Matt Payton, Secretary General, Association of European Radio (AER)
Based on speech to Croatian Radio Forum on World Radio Day 13 February 2020
Radio across the world remains a strong and powerful medium, but to succeed in future it will need to tackle some significant shared challenges. World Radio Day is a great opportunity to reflect on this and think about the future.
The focus of this year’s event was diversity and the range of different voices from around the world. So it was appropriate that AER was invited to spend World Radio Day at the Croatian Radio Forum conference in Zagreb, to talk about the collective challenges facing commercial radio across Europe.
As AER Secretary General I was honoured to speak to the radio industry in Croatia, although it may have seemed a bit odd someone from the UK talking to a European audience about the benefits of co-operation, especially less than two weeks after Brexit.
But while Brexit is now a fact of life, all that means is that the UK is not part of the European Union or its institutions. It doesn’t change the fact that we are still a European nation and more connected to each other that ever before – not just politically or economically – but through shared experiences online and through social media. We also see this through our enjoyment of music, entertainment and sport, as well as our desire for reliable news and information.
These shared experiences (and the shared challenges that we face in the radio and audio sector) are why my employer – Radiocentre, the industry body for commercial radio in the UK – remains committed to working together with our colleagues across Europe. As part of this commitment I am also proud to hold the honorary position of Secretary General of AER, the Association of European Radio.
Unfortunately I never had the skills, the patience – or the voice – for a career working on the radio myself, but luckily for me I found a way of putting the skills that I do have to good use. By working on behalf of radio stations firstly in the UK, and now in Europe through AER, to create an environment that means they can succeed and grow.
So what is AER? In simple terms – it is the voice of commercial radio in Brussels. It represents companies that operate over 5,000 commercial radio stations across Europe. It supports a healthy commercial radio business through its lobbying activities. It is a direct link to EU and international institutions and can inform and influence the decisions that they make. Crucially it is also a way for the commercial radio industry to exchange and share information on some of the big challenges we face.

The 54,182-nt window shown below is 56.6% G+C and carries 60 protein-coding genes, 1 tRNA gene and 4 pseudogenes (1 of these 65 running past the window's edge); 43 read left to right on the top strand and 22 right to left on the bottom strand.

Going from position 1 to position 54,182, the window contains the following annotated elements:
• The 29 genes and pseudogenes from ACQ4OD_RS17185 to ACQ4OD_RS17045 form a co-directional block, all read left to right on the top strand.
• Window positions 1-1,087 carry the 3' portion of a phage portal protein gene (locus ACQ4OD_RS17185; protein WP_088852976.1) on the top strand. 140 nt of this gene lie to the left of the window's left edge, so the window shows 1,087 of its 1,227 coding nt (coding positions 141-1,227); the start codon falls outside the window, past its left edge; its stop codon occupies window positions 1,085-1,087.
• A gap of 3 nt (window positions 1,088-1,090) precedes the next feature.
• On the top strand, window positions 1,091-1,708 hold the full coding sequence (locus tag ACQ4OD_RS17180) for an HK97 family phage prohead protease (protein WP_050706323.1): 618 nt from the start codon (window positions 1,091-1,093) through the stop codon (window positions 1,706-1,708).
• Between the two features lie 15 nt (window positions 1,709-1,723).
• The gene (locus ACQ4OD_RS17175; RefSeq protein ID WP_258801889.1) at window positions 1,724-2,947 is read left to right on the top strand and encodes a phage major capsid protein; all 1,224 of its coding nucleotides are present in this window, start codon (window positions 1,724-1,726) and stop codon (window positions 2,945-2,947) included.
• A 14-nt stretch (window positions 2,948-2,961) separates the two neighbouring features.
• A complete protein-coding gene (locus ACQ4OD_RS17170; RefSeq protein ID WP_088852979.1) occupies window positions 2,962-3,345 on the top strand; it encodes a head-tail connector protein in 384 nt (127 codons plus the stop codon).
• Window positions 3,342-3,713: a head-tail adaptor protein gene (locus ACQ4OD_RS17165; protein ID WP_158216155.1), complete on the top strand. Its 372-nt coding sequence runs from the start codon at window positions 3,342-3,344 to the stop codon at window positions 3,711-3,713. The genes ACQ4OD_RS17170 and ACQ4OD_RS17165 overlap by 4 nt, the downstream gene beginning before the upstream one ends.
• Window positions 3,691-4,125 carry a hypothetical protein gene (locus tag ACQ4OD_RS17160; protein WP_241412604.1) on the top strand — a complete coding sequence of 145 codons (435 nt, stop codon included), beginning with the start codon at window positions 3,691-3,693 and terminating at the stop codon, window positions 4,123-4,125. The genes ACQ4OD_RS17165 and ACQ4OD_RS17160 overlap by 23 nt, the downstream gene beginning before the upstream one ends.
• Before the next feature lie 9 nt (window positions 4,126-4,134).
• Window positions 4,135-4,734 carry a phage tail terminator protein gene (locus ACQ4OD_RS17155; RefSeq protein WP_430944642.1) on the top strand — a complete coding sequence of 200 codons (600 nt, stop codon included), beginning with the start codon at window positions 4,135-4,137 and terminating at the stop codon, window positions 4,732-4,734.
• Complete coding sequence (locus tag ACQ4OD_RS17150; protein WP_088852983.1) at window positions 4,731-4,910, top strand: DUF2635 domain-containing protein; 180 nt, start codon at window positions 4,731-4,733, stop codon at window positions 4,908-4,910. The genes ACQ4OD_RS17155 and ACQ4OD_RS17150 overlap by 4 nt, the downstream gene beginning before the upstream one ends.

AER has 16 members from all across Europe – and I am delighted to say that we are growing. In fact we were very proud to announce – on World Radio Day – that the Croatian Radio Forum has become the latest member to join AER. Becoming our 17th member. The more countries that become part of AER the stronger and more influential we become. And we need that strength now more than ever.
At the moment radio in Europe remains in a strong position. On average 85% of the EU population listens to radio each week, for more than 2 hours 22 minutes each day. At a time when audiences have more options and distractions than ever before these figures are impressive.
Radio’s popularity is a reflection of its unique ability to connect people with all sorts of different content – from music and entertainment, to news and speech – in a way that is simple, free and reliable.
As a result the European Commission’s own Eurobarometer surveys have consistently found that radio is the most trusted of all media. Scoring highest in 24 out of 33 countries surveyed, with 60% of EU citizens saying they trust radio on average.
So we start in a good place. Which is just as well, because the world is changing fast and radio is having to adapt.
There are three major challenges in particular that we share.
On competition. Radio has always had to compete for attention and for audiences. Nothing new in that.
But now the competition is not just with the radio stations or media companies in our area, or even in our own country. Instead, radio is now part of a much wider digital and audio entertainment market.
Audiences have more ways of listening than ever before. While broadcast radio still reaches big audiences, internet connected devices – from smartphones to smart speakers – are growing and providing an explosion of choice.
Services like TuneIn now provide access to 100,000 radio stations and on demand content from around the world. The number and range of podcasts is also mind blowing – with an estimated 850,000 active shows available amounting to more than 30 million episodes.
On the one hand this is exciting. Music streaming and podcasts have created a new interest in audio from consumers and advertisers. But it also presents major challenges. How does radio stand out and stay relevant in this new world? And how can it compete with online platforms that have no regulation or oversight?